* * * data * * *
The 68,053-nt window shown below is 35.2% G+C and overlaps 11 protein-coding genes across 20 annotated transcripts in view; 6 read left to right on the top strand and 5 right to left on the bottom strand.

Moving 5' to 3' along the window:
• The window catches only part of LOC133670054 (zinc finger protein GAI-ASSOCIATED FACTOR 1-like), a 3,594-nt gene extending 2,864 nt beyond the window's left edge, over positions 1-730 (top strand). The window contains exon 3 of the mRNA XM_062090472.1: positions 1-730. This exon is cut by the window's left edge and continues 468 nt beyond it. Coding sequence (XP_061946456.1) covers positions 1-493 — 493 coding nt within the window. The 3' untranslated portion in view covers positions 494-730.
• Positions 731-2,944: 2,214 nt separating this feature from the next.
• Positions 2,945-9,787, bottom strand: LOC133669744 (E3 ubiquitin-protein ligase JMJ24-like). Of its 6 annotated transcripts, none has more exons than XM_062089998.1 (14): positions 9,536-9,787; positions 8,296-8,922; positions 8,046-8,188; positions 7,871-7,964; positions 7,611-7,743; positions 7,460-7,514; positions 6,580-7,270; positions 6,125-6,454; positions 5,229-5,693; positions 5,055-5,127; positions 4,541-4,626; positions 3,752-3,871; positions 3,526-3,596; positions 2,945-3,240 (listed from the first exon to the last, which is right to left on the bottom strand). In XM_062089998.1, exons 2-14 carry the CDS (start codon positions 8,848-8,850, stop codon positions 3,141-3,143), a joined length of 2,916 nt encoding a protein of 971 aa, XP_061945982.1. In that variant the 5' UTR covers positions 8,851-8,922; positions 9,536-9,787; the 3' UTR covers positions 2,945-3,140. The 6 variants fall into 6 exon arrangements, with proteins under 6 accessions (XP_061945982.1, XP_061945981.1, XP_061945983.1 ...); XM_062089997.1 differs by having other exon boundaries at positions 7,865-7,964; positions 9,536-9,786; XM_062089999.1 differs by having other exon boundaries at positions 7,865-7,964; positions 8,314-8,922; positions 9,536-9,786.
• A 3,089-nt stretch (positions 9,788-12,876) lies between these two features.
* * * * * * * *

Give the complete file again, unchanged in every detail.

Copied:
The 68,053-nt window shown below is 35.2% G+C and overlaps 11 protein-coding genes across 20 annotated transcripts in view; 6 read left to right on the top strand and 5 right to left on the bottom strand.

Moving 5' to 3' along the window:
• The window catches only part of LOC133670054 (zinc finger protein GAI-ASSOCIATED FACTOR 1-like), a 3,594-nt gene extending 2,864 nt beyond the window's left edge, over positions 1-730 (top strand). The window contains exon 3 of the mRNA XM_062090472.1: positions 1-730. This exon is cut by the window's left edge and continues 468 nt beyond it. Coding sequence (XP_061946456.1) covers positions 1-493 — 493 coding nt within the window. The 3' untranslated portion in view covers positions 494-730.
• Positions 731-2,944: 2,214 nt separating this feature from the next.
• Positions 2,945-9,787, bottom strand: LOC133669744 (E3 ubiquitin-protein ligase JMJ24-like). Of its 6 annotated transcripts, none has more exons than XM_062089998.1 (14): positions 9,536-9,787; positions 8,296-8,922; positions 8,046-8,188; positions 7,871-7,964; positions 7,611-7,743; positions 7,460-7,514; positions 6,580-7,270; positions 6,125-6,454; positions 5,229-5,693; positions 5,055-5,127; positions 4,541-4,626; positions 3,752-3,871; positions 3,526-3,596; positions 2,945-3,240 (listed from the first exon to the last, which is right to left on the bottom strand). In XM_062089998.1, exons 2-14 carry the CDS (start codon positions 8,848-8,850, stop codon positions 3,141-3,143), a joined length of 2,916 nt encoding a protein of 971 aa, XP_061945982.1. In that variant the 5' UTR covers positions 8,851-8,922; positions 9,536-9,787; the 3' UTR covers positions 2,945-3,140. The 6 variants fall into 6 exon arrangements, with proteins under 6 accessions (XP_061945982.1, XP_061945981.1, XP_061945983.1 ...); XM_062089997.1 differs by having other exon boundaries at positions 7,865-7,964; positions 9,536-9,786; XM_062089999.1 differs by having other exon boundaries at positions 7,865-7,964; positions 8,314-8,922; positions 9,536-9,786.
• A 3,089-nt stretch (positions 9,788-12,876) lies between these two features.